Thursday, October 25, 2012
Why I Won't Vote Democrat For a Long, Long Time: Patriotism and Partisanship
I recently read a post in which someone opined that patriotism implies voting across party lines at times. This evoked a recurring image of a country that ping-pongs between two lame alternatives, neither of which give anybody (conservative or liberal or libertarian) what they want. More statism, more crony capitalism, more entitlements, more debt, as we struggle our way into an ever tighter noose.
Personally, I think we could use a Libertarian President in the near future, I think we would have a fiscally strong country if Progressivism took a backseat and our people were mainly choosing between conservative and libertarian schools of thought. I think some very interesting debates would come out of that. But I confess that I don't think we are not even close to ready for a Libertarian President.
Another reason that I'd be wary of backing a Libertarian Presidential candidate: It's not clear to me that Libertarian candidates can articulate a clear position on judicial restraint. Ron Paul might put a middling on the Court (which would be better than the progressive rationalizers that Obama chooses). Then again, Republicans have not always put men as judicially restrained as Scalia and Thomas on the Court. I mean, O'Connor?
Now, there are Libertarian judges that would consider Social Security, Medicare, and Medicaid un-Constitutional, but they would be rejected by Republicans and Democrats alike. There are other Libertarian judges that would not have a clear philosophy of restraint and instead would be activists for the Libertarian agenda, using Liberal deconstruction of the Constitution to argue in favor of their agenda rather than respecting the Framers' conception of separation of powers. The ends would be more important than the bad precedents that might be set for this sort of Libertarian.
Additionally, Libertarians often have a conceptions of individual liberty over community, of national defense, and of religious freedom that I don't necessarily agree with. I'm very concerned with the freedom of communities to determine what is socially acceptable, the freedom of parents to determine what their children are exposed to at school and home and in their community. If someone like Ron Paul could really fight tooth and nail for school vouchers or some real plan for liberating more of the 99% from national, er, public education, his notion of a secular state might be more palatable. I'm not sure he could accomplish anything more than enabling liberal social policy and stalemating on a budget.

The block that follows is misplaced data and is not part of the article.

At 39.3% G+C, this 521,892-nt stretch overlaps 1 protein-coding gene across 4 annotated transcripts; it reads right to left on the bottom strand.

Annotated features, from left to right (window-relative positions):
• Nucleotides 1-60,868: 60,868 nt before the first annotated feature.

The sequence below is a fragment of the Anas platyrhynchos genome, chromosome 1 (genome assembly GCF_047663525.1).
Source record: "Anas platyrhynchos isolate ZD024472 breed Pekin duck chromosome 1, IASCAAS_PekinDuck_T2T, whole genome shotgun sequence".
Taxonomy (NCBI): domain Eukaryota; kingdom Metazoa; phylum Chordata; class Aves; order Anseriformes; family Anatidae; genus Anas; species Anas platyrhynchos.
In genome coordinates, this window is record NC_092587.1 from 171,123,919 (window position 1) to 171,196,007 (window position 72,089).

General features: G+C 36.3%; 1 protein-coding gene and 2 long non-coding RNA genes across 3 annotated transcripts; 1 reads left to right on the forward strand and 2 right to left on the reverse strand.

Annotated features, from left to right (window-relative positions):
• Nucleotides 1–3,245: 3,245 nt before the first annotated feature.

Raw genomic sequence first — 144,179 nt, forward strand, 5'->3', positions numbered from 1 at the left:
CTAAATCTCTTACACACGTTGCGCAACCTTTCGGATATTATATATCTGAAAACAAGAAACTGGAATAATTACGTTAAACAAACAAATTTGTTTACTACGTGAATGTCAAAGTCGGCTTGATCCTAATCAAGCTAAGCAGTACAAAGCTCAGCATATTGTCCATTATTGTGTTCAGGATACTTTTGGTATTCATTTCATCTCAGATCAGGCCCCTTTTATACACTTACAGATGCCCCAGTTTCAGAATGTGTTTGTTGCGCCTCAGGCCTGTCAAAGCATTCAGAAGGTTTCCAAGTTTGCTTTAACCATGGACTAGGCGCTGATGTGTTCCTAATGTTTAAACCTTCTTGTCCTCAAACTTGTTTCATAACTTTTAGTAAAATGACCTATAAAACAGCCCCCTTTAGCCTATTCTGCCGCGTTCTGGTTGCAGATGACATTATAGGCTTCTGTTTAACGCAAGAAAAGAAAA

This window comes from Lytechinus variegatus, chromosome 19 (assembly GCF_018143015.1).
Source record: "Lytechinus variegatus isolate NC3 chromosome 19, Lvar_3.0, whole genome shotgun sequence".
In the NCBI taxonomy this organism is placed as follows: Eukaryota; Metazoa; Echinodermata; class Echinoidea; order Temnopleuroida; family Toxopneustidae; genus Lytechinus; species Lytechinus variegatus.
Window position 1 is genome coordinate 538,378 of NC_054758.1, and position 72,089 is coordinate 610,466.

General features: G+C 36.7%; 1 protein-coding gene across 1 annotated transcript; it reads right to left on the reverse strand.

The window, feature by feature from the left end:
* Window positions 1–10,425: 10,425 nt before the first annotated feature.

Where we really need Libertarians is in Congress. When I say this, I've heard, "But Libertarians would get rid of all government programs!" I think it's a little more nuanced than that, but even so, what would make anyone imagine a Congress entirely composed of Libertarians. Personally, I think it would be a more interesting scene if there were a lot more parties in general represented in Congress. I think if between a third and a quarter of Congress were Libertarians though, there would be a lot more leverage toward fiscal responsibility.
I think that there are "moderate" positions with social conservatism on one end and libertarianism on the other; this is the kind of moderate I would want to vote for. But between a moderate (between conservative federalism and liberal federalism) that pretends to be a conservative and a liberal fascist who pretended to be a moderate, there is not much contest for me. I want to show this statist leftwing-nut the door. (He can't even pretend to be a moderate to get re-elected like Clinton did; he's tacked hard Left instead.)
The presentation of Obama as a unifying, postpartisan, postracial moderate with the reality of the divisive, ultra-partisan, critical-race-theorist, dirty tactics Chicago politician that we got... Well, it's the last straw. Maybe there will come along a Democrat that is more conservative than his Republican opponent, and I may well vote for him. Barring that unlikely event, I'm going to vote for someone more conservative. If enough people do the same, the Democrats just might have to reinvent themselves to something more similar to Mr. Jefferson's party, to libertarianism or to "classical liberalism" or something that is not so radically progressive. They reinvented their party in the 60s and they can do it again. And they would have to if few people vote for them again.
But most liberals will vote for Democrats no matter how bad they are at keeping their promises. Half "independents" will vote against who ever has most recently pissed them off (well, that has really threatened the Republicrat duopoly! ha!) The other half will vote for whoever will immediately benefit them the most.
I will vote conservative all the way for the same reason that many liberals (for reasons I don't agree with) vote liberal all the way; because I believe that it is the right road for the country to follow. But I will be a lot more skeptical than ever that a Democrat is not an Obama-style progressive. He or she will have to do a lot to convince me that this is not the case. After this campaign, I might just vote Republican in response to memories of insincere "post-racial" speeches, media feet-dragging on Benghazi, CNN's constant pro-Bama plugs, Abortion-palooza, and Pelosi marching with her gavel.